The Court must conduct a de novo review of those portions of the Report and Recommendation to which objection is made and may accept, reject, or modify, in whole or in part, the magistrate judge's findings or recommendations. 28 U.S.C. § 636(b)(1)(C). The Court may also receive further evidence or recommit the matter to the magistrate judge with instructions. Id.

The parties did not object to the basic facts as outlined in Magistrate Judge Carter's Report and Recommendation, but rather, only to the findings and legal conclusions related to those facts. After reviewing the record, and finding the facts to be consistent with Magistrate Judge Carter's Report and Recommendation, the Court ADOPTS BY REFERENCE the facts as set out in the Report and Recommendation. (Doc. 35 at 2-9). See, e.g., United States v. Winters, 782 F.3d 289, 295 n.1 (6th Cir. 2013).

The Court's de novo review of the portions of the R&R to which the parties specifically object results in the same conclusions reached by the magistrate judge. The Court first notes that Defendant has incorrectly stated that the evidence presented by the defense "was not considered" by the Magistrate Judge. However, Magistrate Judge Carter did, in fact, detail the testimony provided by Defendant and his wife at the hearing. He also found that Officer Earhart was a credible witness and thus relied on that testimony in reaching his legal conclusions. Although not stated, the Court can logically infer that, by detailing all of the testimony provided and then specifically accepting as credible Officer Earhart's testimony, Magistrate Judge Carter rejected the contrary testimony of Defendant and his wife. Thus, the Court will construe this argument by Defendant as a challenge to Magistrate Judge Carter's credibility determinations. Defendant has pointed to nothing which overcomes the deference afforded to those determinations, and the Court thus overrules any objection to them. See United States v. Navarro-Camacho, 186 F.3d 701, 705 (6th Cir. 1999); United States v. Pule, 2013 WL 30219, at *2 (E.D. Tenn. Jan. 2, 2013).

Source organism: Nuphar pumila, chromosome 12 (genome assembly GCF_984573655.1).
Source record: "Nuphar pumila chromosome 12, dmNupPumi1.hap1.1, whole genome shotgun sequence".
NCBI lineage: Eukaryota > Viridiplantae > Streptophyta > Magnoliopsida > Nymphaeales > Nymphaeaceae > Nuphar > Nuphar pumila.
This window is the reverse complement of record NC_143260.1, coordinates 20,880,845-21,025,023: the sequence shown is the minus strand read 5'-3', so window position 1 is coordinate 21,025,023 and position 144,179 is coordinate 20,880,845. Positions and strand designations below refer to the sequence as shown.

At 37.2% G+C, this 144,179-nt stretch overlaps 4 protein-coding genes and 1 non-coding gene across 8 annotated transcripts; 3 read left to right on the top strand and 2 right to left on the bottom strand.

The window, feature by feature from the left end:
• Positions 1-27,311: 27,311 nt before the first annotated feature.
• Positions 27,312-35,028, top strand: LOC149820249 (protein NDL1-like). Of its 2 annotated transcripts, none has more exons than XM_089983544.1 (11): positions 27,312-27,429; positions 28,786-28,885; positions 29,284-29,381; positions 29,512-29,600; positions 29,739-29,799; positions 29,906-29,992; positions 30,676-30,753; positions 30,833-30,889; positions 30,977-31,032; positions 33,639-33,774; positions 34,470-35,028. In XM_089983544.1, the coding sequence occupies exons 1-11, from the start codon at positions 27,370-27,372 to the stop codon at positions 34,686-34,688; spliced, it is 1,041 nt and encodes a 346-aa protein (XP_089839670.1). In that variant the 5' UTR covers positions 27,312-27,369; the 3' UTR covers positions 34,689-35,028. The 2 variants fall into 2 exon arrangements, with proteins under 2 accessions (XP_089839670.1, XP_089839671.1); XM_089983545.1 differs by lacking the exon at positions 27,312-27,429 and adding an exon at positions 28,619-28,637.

Defendant argues that the testimony presented by the defense that Defendant could not read, write, or understand legal language was "unrefuted" and establishes that he was mentally infirm at the time of his alleged confession. Although it is true that the Government did not expressly offer evidence establishing that Defendant could read and write, it offered other evidence specifically relevant to Defendant's understanding of his Miranda rights and his encounter with the police. Further, that a Defendant cannot read or write, or does not know legal words, is not dispositive of whether he has given a knowing, voluntary, and intelligent waiver; it most certainly is insufficient to establish a mental disease or defect. Magistrate Judge Carter applied the correct legal standard in concluding that Defendant's waiver was valid, considering the totality of the circumstances both as to Defendant's personal characteristics and the details of the interrogation by the police.[2]

The Court will also overrule the remainder of Defendant's objections.[3] Magistrate Judge Carter applied the proper legal standards and correctly concluded that suppression of the physical evidence and Defendant's statements was not warranted. The Court finds no reason to elaborate on these decisions in light of the well-reasoned and thorough conclusions in the Report and Recommendation, which the Court will ACCEPT and ADOPT BY REFERENCE as its own. Accordingly, Defendant's Objections (Doc. 28) are OVERRULED; (2) Magistrate ...